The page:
The answer to last week’s mystery is eastern hemlock, Tsuga canadensis, pictured below.
The eastern hemlock is a forest giant, affectionately nicknamed the Redwood of the East. It can live for over 500 years and reach heights of more than 170 feet. (Note: The eastern hemlock is not poisonous or related to the poisonous hemlock of the herbaceous species.)
This species thrives on streams-sides and is frequently found on steep, north facing rock slopes. It presents a very graceful appearance with dense branches that reach the ground.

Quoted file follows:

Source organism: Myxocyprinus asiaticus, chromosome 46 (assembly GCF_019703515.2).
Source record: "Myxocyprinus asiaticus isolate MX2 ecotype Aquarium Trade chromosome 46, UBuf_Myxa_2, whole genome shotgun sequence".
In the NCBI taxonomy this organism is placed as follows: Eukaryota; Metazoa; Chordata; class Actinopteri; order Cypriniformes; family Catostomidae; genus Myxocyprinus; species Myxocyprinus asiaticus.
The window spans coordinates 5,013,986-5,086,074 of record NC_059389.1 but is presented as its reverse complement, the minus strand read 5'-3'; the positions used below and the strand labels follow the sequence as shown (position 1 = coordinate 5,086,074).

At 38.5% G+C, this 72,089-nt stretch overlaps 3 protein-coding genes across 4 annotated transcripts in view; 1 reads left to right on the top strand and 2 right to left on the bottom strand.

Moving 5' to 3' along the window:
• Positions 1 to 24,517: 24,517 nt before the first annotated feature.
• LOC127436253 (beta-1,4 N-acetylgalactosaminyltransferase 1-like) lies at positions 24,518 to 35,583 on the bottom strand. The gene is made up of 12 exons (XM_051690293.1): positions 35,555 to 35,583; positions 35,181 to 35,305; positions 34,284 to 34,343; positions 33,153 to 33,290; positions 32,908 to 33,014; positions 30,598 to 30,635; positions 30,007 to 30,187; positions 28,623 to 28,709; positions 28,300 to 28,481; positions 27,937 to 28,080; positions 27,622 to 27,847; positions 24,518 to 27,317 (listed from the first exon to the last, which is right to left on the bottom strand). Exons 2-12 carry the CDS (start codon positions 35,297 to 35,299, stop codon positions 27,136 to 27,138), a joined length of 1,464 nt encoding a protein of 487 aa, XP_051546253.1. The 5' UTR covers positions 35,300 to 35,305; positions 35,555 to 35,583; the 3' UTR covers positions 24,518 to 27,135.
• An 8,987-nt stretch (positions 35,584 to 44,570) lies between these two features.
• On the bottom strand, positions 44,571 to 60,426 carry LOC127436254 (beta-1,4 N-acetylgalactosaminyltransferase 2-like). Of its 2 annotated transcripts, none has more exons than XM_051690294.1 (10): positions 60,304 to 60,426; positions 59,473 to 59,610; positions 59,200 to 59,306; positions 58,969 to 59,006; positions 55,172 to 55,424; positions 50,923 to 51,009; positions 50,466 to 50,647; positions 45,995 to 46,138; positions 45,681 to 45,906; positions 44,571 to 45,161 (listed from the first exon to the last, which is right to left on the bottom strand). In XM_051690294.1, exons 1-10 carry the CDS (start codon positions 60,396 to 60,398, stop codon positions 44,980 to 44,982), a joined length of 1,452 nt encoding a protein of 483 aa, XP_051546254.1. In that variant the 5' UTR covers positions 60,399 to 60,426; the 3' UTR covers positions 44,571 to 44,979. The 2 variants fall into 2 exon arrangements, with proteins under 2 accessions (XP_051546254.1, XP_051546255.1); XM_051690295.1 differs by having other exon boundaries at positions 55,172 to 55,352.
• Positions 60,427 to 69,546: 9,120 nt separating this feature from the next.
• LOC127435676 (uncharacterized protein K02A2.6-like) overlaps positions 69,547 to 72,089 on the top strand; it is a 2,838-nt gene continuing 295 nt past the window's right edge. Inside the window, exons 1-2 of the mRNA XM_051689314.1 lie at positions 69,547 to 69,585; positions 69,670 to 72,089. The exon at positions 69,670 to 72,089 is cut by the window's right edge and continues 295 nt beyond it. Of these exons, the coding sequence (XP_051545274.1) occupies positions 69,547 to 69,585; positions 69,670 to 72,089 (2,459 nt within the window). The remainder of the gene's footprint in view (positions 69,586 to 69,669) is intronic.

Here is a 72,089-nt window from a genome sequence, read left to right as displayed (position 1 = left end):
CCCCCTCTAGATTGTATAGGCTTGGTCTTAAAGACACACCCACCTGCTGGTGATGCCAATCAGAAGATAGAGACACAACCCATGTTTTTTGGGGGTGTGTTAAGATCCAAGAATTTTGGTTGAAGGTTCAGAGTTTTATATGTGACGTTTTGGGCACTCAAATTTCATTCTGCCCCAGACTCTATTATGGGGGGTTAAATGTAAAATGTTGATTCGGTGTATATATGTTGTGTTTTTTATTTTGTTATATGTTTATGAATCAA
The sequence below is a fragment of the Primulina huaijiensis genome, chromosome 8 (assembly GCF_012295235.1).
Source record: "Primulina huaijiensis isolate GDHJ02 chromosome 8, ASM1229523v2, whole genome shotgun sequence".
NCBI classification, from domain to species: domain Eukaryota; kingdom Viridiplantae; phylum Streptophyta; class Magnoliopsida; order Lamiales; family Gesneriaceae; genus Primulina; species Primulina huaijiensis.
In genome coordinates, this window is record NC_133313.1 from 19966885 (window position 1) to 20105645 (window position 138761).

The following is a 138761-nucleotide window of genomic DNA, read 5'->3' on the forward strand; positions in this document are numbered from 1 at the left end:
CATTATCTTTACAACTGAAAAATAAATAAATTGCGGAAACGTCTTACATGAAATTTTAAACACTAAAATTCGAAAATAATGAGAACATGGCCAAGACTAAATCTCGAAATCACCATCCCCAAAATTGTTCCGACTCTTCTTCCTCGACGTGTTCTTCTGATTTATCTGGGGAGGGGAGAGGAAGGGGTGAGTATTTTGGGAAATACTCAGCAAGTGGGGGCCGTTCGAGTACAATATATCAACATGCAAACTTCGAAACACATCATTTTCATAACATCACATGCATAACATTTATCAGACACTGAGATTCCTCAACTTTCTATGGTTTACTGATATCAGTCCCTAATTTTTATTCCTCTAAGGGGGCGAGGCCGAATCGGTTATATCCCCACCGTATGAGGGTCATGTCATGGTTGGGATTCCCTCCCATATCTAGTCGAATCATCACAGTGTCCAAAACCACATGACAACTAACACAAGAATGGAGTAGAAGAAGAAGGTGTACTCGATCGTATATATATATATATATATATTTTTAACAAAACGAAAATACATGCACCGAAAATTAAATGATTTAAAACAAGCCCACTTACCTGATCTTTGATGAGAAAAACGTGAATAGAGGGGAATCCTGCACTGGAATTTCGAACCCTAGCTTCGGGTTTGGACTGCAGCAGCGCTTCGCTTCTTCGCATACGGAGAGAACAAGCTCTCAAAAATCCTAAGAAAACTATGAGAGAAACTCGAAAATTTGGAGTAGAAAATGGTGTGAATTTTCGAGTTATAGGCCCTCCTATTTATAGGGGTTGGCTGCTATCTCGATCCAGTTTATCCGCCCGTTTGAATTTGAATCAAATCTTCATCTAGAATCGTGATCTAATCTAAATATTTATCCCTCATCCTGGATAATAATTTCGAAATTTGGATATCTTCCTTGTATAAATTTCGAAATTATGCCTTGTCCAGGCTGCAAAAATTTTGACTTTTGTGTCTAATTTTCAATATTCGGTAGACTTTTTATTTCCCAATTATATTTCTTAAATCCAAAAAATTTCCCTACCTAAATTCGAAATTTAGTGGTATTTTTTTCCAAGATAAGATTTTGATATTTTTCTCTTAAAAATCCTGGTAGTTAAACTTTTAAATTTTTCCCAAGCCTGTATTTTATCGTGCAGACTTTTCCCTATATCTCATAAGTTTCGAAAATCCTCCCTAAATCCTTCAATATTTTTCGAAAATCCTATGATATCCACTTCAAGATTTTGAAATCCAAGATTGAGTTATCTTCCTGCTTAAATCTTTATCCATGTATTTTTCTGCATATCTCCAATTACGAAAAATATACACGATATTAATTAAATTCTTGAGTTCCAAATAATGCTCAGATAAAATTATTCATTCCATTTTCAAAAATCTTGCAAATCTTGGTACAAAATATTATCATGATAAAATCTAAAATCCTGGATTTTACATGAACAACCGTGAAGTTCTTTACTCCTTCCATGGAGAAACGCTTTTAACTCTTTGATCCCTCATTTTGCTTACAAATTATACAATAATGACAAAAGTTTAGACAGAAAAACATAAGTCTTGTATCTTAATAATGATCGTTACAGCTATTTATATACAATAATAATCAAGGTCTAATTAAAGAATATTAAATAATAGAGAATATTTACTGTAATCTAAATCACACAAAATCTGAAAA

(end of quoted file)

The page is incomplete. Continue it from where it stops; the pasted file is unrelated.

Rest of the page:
Hemlock foliage is an important source of food and shelter in eastern forests, particularly in Winter when hardwood trees are dormant.
Historically, hemlock bark was an important source of tannin for the leather tanning industry. Hemlock also boasts the unusual power of holding spikes, so the lumber is often used for general construction and objects like crates.
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